Top GOPers Won’t Stick Their Necks Out For Trump’s New Immigration Plan

Senate Majority Leader Mitch McConnell (R), R-KY, stands next to House Majority Leader Kevin McCarthy, R-CA, during a signing ceremony for the Keystone XL Pipeline Approval Act on February 13, 2015 in the Rayburn Roo... Senate Majority Leader Mitch McConnell (R), R-KY, stands next to House Majority Leader Kevin McCarthy, R-CA, during a signing ceremony for the Keystone XL Pipeline Approval Act on February 13, 2015 in the Rayburn Room of the US Capitol in Washington, DC. AFP PHOTO/MANDEL NGAN (Photo credit should read MANDEL NGAN/AFP/Getty Images) MORE LESS
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May 17, 2019 8:47 a.m.

Both top Republicans lawmakers issued lukewarm statements following the rollout of President Trump’s new merit-heavy immigration plan, signaling the party isn’t willing to go to task for a immigration bill that hasn’t been written yet and Democrats are describing as “dead on arrival.”

While both Senate Majority Leader Mitch McConnell (R-KY) and House Minority Leader Kevin McCarthy (R-CA) offered vague support of the plan in statements, the backing was underwhelming.

“We are a nation of immigrants and we must preserve that rich part of who we are,” McConnell said in a statement, alluding to the plan’s focus on approving work visas for immigrants based on merit over family ties. “But we are a nation of laws. … I look forward to reviewing the president’s proposal.”

Earlier in the day McCarthy told reporters that the president’s plan isn’t a “complete immigration bill,” but rather a “base” from which to move forward.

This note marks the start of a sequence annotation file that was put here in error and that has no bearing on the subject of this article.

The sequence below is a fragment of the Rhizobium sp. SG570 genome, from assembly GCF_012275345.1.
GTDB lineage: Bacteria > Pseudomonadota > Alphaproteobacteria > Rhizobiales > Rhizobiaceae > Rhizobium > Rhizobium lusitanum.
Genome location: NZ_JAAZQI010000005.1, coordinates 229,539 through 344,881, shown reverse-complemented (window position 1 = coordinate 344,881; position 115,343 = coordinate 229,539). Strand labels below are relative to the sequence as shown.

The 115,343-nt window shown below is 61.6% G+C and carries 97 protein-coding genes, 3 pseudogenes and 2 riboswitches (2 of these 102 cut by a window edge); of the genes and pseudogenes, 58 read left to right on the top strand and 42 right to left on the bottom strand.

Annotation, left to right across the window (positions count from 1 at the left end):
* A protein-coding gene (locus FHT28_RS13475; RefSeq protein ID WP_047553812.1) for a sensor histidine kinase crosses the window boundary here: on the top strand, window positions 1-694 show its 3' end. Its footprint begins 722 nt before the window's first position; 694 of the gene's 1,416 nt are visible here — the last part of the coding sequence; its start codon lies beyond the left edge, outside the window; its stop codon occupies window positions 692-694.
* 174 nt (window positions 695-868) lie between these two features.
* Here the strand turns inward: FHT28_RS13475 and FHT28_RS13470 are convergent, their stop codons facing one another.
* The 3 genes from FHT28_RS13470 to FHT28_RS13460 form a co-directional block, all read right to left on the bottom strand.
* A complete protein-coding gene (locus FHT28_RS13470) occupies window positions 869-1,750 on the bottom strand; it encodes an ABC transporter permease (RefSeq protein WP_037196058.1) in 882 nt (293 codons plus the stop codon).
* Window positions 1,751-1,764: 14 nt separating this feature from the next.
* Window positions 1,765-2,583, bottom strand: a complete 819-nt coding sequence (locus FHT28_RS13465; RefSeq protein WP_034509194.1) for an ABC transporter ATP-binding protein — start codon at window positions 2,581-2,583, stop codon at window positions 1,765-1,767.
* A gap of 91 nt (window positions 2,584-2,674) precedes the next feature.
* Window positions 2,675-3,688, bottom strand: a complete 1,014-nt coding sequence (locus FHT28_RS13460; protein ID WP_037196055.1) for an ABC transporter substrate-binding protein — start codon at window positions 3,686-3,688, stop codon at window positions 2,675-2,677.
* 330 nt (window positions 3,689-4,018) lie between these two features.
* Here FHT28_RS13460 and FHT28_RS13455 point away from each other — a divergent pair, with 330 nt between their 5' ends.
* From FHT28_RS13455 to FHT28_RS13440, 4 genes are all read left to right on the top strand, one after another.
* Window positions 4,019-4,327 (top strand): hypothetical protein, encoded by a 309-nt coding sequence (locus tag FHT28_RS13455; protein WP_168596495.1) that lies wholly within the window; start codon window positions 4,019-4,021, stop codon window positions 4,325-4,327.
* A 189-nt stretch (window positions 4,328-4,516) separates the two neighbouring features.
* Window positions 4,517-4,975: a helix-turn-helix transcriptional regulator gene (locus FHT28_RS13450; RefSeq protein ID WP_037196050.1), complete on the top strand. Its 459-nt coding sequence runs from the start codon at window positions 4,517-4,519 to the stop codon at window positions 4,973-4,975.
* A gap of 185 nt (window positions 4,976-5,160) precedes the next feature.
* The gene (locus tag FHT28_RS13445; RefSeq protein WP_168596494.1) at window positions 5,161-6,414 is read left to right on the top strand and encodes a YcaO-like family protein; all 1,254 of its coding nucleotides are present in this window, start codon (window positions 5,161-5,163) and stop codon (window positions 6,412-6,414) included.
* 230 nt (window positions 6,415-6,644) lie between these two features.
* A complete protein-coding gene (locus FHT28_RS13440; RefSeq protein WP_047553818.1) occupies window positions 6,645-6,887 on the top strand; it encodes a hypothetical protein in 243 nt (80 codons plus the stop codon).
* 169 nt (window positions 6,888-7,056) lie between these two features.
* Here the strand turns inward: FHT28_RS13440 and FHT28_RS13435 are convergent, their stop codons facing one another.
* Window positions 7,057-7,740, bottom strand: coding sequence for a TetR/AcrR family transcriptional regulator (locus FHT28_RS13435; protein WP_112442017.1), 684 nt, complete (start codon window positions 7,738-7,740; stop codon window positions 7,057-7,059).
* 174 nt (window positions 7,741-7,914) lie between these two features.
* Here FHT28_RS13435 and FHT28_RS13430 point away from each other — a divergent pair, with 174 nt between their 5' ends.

“It’s something we can work from,” he said, according to the Washington Post.

In private, White House aides reportedly think the president’s speech in the Rose Garden on Thursday to announce the plan was a waste of time because they don’t think the proposal will pass in Congress, according to the Post. Democrats described the plan, which favors high-skilled workers in the immigration process, as “condescending” and are displeased that there’s no plan for “dreamers.”

Conservatives believe the proposal doesn’t go far enough to slash legal immigration. 

Earlier this week, when White House senior adviser Jared Kushner presented the plan to lawmakers, Republicans were reportedly unimpressed, according to the Post. Sen. Susan Collins (R-ME) was reportedly displeased the proposal didn’t include a plan for “dreamers,” or recipients of the Deferred Action for Childhood Arrivals program. Sen. John Cornyn (R-TX) had reservations about the lack of a plan for the 11 million undocumented immigrants already in the United States.

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